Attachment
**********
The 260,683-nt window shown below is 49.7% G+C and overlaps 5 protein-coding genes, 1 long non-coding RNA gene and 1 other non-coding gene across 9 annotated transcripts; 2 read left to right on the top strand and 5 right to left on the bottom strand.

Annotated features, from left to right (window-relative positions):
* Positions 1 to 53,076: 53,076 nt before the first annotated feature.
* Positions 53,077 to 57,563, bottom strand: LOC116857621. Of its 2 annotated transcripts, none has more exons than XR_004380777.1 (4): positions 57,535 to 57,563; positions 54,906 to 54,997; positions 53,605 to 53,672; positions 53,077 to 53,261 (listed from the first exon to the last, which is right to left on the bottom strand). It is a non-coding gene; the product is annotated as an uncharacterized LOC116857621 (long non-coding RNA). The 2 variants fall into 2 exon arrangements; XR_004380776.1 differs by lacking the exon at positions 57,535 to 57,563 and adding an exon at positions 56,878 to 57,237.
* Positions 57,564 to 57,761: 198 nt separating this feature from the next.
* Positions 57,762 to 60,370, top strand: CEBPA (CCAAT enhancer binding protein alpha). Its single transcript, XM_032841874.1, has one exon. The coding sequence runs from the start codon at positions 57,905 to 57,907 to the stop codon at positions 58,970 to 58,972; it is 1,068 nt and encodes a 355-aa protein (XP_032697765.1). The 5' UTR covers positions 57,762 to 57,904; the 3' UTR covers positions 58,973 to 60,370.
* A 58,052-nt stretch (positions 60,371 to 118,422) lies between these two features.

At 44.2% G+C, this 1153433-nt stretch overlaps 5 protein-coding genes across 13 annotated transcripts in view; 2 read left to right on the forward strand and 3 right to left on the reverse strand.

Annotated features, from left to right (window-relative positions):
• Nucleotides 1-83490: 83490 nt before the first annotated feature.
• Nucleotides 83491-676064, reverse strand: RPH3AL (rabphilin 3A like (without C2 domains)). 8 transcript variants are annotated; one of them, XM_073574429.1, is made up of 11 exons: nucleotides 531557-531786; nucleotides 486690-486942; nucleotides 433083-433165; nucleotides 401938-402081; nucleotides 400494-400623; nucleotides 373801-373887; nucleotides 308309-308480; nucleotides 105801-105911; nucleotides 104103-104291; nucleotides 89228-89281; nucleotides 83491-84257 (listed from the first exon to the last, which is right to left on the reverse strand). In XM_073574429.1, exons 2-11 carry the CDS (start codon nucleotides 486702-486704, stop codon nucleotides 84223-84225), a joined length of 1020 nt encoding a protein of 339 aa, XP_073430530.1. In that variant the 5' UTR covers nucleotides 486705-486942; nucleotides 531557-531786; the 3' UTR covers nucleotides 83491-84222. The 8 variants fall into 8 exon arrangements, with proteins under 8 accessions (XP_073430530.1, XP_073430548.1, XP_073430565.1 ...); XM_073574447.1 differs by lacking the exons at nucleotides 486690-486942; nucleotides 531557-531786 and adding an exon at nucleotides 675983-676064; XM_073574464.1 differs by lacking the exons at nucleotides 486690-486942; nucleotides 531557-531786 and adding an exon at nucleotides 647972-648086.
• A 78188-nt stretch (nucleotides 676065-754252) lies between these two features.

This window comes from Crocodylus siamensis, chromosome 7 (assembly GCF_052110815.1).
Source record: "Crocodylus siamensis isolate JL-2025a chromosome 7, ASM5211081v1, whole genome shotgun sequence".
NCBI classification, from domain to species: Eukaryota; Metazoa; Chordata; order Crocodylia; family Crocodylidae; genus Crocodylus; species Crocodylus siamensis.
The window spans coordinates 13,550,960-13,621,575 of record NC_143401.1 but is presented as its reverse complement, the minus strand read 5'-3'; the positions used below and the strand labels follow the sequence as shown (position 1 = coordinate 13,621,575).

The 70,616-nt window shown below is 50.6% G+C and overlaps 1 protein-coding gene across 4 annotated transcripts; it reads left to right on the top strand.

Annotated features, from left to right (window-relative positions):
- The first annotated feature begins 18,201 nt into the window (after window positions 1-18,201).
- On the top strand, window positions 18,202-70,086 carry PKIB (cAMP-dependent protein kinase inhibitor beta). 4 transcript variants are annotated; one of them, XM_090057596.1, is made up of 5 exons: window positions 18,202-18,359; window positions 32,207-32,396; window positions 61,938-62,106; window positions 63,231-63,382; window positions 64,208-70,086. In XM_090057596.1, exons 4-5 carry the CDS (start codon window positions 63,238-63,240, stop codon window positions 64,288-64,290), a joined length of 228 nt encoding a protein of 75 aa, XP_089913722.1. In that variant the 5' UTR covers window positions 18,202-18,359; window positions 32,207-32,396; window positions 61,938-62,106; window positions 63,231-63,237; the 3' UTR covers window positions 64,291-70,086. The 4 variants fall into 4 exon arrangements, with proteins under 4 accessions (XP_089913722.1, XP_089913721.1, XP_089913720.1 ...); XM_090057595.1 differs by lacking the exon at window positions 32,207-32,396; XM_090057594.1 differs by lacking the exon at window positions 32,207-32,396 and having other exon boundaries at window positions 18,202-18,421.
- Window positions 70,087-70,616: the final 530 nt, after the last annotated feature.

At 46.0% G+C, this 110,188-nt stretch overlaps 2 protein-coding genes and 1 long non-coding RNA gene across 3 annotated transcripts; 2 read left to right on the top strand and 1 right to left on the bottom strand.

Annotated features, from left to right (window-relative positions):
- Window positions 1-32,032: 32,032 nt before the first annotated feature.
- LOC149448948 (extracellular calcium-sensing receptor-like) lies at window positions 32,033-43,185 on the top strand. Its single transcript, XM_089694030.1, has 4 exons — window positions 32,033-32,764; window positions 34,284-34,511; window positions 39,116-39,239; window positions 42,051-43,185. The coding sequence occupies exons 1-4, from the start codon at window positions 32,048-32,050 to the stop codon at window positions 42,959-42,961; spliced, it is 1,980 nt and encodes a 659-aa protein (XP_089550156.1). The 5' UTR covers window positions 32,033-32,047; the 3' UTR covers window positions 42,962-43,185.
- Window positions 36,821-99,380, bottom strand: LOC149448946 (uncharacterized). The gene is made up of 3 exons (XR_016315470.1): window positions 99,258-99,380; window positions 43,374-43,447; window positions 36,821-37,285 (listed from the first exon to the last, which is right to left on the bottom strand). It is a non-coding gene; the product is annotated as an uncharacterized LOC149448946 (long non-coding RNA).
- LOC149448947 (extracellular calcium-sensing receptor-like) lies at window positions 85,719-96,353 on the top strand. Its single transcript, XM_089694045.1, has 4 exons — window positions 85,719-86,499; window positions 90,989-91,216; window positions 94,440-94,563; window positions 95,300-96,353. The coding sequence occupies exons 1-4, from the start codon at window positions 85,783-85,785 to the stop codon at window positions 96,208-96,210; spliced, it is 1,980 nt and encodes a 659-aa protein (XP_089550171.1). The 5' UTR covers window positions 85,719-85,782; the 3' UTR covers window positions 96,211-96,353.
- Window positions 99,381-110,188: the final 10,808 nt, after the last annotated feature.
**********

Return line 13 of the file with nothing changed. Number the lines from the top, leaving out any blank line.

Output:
This window comes from Crocodylus siamensis, chromosome 7 (assembly GCF_052110815.1).